24 Hours Ago…

This time yesterday I was in my comfy pajamas, getting ready for bedtime. I took my medications drank some cool water and slid into my blankets. My body craved sleep like a long-lost friend. My mind didn’t get the memo because my thoughts were racing.

I started coughing as a pain started in my throat. As my mind drifted to think about work and the cat purring on my feet the pain began to spread. It drifted down my throat as is there was a hot pill I was swallowing at a snail’s pace.

The pain radiated from my chest and seemed to leech the energy from the rest of the muscles in my upper body. Giving up on sleep and growing more concerned about the strange pain; I got up to go get some water and sit on the couch. Suddenly, I was nauseous and dizzy.  I had no clue what was happening to me.

I sat on the couch for an hour, waiting for the pain to go away. It did the opposite.

My partner, Kanoe, drove us to the closest emergency room in Dallas, Oregon. The lobby was empty and we were seen after I filled out some paperwork and was questioned by a nurse. It felt like an interrogation and I was up for it. Why did they need to know so much information? Couldn’t they just help me?

A few minutes a nurse dressed in black scrubs [notable to me at the time because I had never seen black scrubs] took me back to a different room with four beds. The bed was so comfortable, I really wanted to sleep.

After questioning from the nurse in black scrubs the doctor came in to see me. After more questions, she prescribed an EKG and some numbing medicine to my itchy throat.

Apparently, I have a very healthy heart.

The doctor sent me home with a Motrin, an itchy wrist band, and an informational packet about nonspecific acute chest pain and the direction to follow-up with my doctor if anything like this happens again.

Finally, at 5 in the morning, we arrived back home. I had successfully [and unhappily] pulled my first all-nighter since 2014. Sleep came at 6 after I emailed my boss to request a sick day.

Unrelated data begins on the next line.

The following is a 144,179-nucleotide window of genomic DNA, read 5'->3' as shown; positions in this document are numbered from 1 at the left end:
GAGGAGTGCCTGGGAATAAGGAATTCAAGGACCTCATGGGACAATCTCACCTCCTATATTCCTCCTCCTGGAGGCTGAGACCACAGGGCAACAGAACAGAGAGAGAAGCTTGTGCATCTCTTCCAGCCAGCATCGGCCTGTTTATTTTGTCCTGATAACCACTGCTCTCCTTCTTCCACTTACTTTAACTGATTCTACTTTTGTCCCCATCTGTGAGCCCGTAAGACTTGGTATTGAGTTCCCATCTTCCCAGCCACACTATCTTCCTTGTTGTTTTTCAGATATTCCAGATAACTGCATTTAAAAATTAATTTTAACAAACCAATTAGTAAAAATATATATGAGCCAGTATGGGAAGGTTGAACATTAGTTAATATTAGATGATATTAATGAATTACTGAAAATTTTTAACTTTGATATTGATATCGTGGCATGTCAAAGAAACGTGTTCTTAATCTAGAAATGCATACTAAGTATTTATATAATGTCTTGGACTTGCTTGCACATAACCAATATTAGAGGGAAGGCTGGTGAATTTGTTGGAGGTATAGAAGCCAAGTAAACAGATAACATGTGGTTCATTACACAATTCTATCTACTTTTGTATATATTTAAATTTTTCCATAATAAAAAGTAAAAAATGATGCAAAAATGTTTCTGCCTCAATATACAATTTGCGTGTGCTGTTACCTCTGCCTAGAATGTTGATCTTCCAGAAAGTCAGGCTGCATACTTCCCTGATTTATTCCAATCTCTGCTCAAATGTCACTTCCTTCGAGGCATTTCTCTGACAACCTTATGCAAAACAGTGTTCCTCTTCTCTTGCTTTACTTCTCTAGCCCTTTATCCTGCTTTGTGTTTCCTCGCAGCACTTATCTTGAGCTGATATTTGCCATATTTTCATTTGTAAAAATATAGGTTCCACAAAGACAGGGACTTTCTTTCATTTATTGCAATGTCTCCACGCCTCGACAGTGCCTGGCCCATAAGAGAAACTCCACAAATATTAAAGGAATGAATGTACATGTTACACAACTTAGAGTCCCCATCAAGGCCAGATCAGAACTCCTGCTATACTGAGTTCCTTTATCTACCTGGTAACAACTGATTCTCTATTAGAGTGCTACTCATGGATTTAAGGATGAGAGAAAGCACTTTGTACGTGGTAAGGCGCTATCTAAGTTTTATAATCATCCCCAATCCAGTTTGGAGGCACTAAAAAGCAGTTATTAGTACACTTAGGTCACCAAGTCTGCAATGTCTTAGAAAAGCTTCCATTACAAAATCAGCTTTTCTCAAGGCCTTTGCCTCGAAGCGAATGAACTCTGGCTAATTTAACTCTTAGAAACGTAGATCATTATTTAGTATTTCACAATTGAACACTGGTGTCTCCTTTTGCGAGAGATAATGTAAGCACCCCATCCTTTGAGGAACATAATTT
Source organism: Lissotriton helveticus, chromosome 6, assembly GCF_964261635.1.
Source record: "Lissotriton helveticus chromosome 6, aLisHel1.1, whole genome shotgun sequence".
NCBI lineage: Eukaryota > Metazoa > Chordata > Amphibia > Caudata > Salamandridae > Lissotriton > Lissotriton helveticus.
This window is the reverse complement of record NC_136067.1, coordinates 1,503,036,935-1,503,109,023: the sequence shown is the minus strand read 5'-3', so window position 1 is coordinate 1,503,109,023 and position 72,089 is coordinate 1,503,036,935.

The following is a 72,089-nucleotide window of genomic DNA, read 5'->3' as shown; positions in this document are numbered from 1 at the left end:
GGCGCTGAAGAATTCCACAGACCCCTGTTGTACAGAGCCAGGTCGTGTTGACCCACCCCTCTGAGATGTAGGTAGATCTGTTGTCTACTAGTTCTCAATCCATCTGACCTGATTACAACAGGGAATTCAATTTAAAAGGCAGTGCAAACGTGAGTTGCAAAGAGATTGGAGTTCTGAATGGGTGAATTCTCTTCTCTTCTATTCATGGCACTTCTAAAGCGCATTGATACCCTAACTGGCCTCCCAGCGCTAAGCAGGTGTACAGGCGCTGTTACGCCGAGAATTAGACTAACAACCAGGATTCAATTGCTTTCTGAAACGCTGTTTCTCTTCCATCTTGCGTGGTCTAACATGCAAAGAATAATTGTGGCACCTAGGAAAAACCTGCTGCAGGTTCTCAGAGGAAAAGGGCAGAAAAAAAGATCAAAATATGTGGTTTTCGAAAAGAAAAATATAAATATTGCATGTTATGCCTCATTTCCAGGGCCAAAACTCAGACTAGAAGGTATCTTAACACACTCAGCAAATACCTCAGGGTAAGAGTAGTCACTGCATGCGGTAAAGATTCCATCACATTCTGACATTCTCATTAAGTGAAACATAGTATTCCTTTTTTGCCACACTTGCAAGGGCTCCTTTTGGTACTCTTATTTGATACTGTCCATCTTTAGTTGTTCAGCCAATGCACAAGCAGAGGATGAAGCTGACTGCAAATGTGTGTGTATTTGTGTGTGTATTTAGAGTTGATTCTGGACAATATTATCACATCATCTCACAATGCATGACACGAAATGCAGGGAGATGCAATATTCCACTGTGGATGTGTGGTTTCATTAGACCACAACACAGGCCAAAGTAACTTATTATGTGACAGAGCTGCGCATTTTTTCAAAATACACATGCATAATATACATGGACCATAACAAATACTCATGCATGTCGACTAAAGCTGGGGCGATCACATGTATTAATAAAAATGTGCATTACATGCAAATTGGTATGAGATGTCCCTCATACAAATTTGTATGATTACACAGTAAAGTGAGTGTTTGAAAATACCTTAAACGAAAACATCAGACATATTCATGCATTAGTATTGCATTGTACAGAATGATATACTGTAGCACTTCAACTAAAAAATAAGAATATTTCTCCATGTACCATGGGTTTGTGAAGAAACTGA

13+ hours of sleep later I am still in pain, and I still don’t know why.

All I can say is that I am grateful to have health insurance [and that my sleep schedule is officially ruined].

 

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Marmalade

Meet Marmalade. 13 years old, orange, sleeps a lot.

Today I would like to introduce Marmalade. Everyone, meet Marmalade.

She is beauty ♡ She is grace ♡ She sheds all over the place

A post shared by Madison (@madiharner) on Jun 19, 2017 at 5:06pm PDT

 

We adopted Marm (as she is affectionately called) in June from the Willamette Humane Society in Salem, Oregon. For Carolyn’s 21st birthday Kanoe and I went out to dinner to celebrate with Carolyn. That evening we found ourselves at WHS, because playing with kittens is a great way to celebrate. (right?)

We met many cats and a few newly spayed kittens. Marm, along with a handful of other elderly cats, was separated from the rest in a special  room for those cats that were exposed to “the kitty cold.” Meaning we had to meet everyone else before we could enter the room. The volunteers were happy to help introduce us to everyone there, giving insight on their personalities and preferences.

She was sleeping peacefully in the corner, one of her favorite past times. The volunteers said that she had been found abandoned on the street and an elderly couple had brought her to WHS. Her vibrant orange fur immediately caught our attention. I had always wanted an orange cat. Her fur was soft and she sleepily started purring as soon as she was petted on the head.

Her vibrant orange fur immediately caught my attention. (I had always wanted an orange cat) Her fur was soft and she sleepily started purring as soon as she was petted on the head.

Love at first sight.

One hour, two packets of paperwork, and a cardboard cat carrier later, we emerged from WHS with a new family member in arms. Now Marm sleeps peacefully on the couch or in her “cat cave” under my desk most days. She has spent her first 13 years of life on an adventure and I’m happy that we get to spend the next few years of our life with her.

More about the Willamette Humane Society here.